Good Harbor Beach in Gloucester, MassachusettsPhoto Credit : Adam Detour
This 40-mile journey begins on Route 127 in Beverly, the bustling gateway to Cape Ann, where suburban density gradually gives way to winding roads and saltbox colonials. This is the “Other Cape,” a peninsula of fishing ports, villages, farms, beaches, Gilded Age estates, and fried clams. The geography of this coast—part granite ledges, part sandy shores—evokes Midcoast Maine more than Cape Cod, and we’d argue that the beaches are more dramatically beautiful here than on the bigger cape. That’s one of many reasons to take a summer drive here; another is this year’s 400th anniversary celebration of Gloucester’s founding, with tours, concerts, and festivals throughout the summer.
From Beverly, the road skims the scenic shoreline before heading inland toward Beverly Farms, the neighborhood that gave Beverly Hills its name (Burton Green, an investor, chose it to honor his hometown). A few miles down the road, Manchester-by-the-Sea boasts a picture-book town center that’s worth exploring on foot and the sandy crescent of Singing Beach, which allows visitors to park (for a fee) on summer weekdays.
Between Manchester-by-the-Sea and Gloucester, the Coolidge Reservation is a Trustees-managed property overlooking the Atlantic, and just after that, a right fork off the state highway will bring you through the charming hamlet of Magnolia, which is well worth the detour—as is the stately Hammond Castle Museum, a bit farther up the coast. Then you’ll find yourself in downtown Gloucester, where the working waterfront bumps up against a luxe hotel, historic art colonies still leave their mark, and summer people and locals share in the natural beauty. Here, town beaches are open to the public, with passes available for purchase online (book early).
Following the shore will take you around Gloucester’s beautiful Eastern Point and past Good Harbor Beach, then through idyllic Rockport—a town shaped by the sea, by the granite quarries that helped build New York and San Francisco, and by the artists who have long called it home. Heading back to the highway, you can loop north to boulder-dotted Wingaersheek Beach and linger to watch the sun set into the waters of Ipswich Bay. But don’t miss the chance to visit the old shipbuilding town of Essex on its namesake river, where you can dine on fried clams where they were (by all accounts) invented, shop for antiques and artisan goods, kayak through the marshlands, and learn the history of the schooners that powered New England’s fishing industry.
Frank, Beverly: Fuel up with a breakfast sandwich and coffee at star chef Frank McClelland’s combination market, café, and full-service restaurant, which takes its inspiration from local fisheries and farms (including McClelland’s own Apple Street Farm in Essex).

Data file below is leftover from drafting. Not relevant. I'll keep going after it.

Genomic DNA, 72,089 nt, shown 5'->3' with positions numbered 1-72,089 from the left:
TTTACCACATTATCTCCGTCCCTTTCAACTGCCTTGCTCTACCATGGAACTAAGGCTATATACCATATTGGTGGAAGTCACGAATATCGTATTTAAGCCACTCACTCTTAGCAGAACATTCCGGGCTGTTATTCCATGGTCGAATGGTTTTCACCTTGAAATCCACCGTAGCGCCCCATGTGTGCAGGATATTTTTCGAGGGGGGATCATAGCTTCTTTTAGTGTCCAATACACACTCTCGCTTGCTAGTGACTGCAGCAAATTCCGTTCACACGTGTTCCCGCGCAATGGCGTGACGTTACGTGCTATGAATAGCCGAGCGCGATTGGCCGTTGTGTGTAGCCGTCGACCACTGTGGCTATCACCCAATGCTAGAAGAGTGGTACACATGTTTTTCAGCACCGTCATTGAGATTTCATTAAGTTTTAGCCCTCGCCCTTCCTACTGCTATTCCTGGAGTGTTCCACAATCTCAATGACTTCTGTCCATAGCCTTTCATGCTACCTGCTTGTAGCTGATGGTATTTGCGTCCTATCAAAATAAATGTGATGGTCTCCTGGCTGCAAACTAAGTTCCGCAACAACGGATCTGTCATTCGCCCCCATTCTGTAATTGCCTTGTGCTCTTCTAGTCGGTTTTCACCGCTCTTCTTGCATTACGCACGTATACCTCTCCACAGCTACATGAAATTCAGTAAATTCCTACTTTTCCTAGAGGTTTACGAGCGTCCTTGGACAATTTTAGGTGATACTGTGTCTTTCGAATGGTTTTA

Singing Beach,Manchester-by-the-Sea: Named for the unique squeaking sound that the sand makes as you stroll along the waterline, Singing Beach lets you soak up the sun while gazing out at the whimsically named offshore boulders and micro-islands (Little Salt, Rock Dundy, Boohoo Ledge). There’s a bathhouse and snack stand; for beach reads, Manchester by the Book is just a short walk away.
Coolidge Reservation, Manchester-by-the-Sea: The Coolidge family purchased this land in 1873 and put a grand “summer cottage” on a wide lawn overlooking the ocean. The house is long gone, but the lawn remains as one of the most beautiful picnic spots in New England. Walk up Bungalow Hill for even more expansive views.
Hammond Castle Museum, Gloucester: Modeled on medieval European architecture, this 1920s castle was built for inventor and art collector John Hays Hammond Jr., whose display of medieval and Renaissance artifacts inspired John D. Rockefeller Jr. to build the famed Cloisters in Upper Manhattan.
Cape Ann Museum, Gloucester: Learn about the Cape’s long maritime and artistic heritage at this museum, which holds the largest collection of Fitz Henry Lane’s art (fans will enjoy the neighborhood walking tour that traces his early life and inspirations). A new Edward Hopper summer exhibit is also worth a visit.
Sushi Sang Lee, Gloucester: Chef-owner Sang Hyun Lee’s omakase dinners near the waterfront are intimate, multisensory delights, as Chef Lee walks guests through each course, presented on locally made pottery. This is sushi as an art and a craft.
Talise, Gloucester: Perched over Lobster Cove in the village of Annisquam, Talise takes its cues from local produce and seafood. Chef-owner Joshua Smith’s lobster tacos are made with artisan masa flour; sourdough is freshly baked. Seafood is king here, but there’s also a phenomenal burger. Book early.
Brothers Brew Coffee Shop, Rockport: Homemade doughnuts; cinnamon rolls; a linguica, egg, and cheese breakfast sandwich on an English muffin … these are the makings of a dream breakfast.
Diamonds & Rust, Essex: Allow plenty of time for browsing this highly curated collection of vintage and modern decor and clothing (we love the collection of indigo “chore coats”). Hours are generally Wednesday through Saturday, but call ahead to confirm.
Woodman’s of Essex, Essex: The original home of the fried clam is always worth a visit, thanks to the quality of the (always gluten-free) fried seafood, as well as the homemade chowder, which is not too thick, not too thin, and chock-full of clams.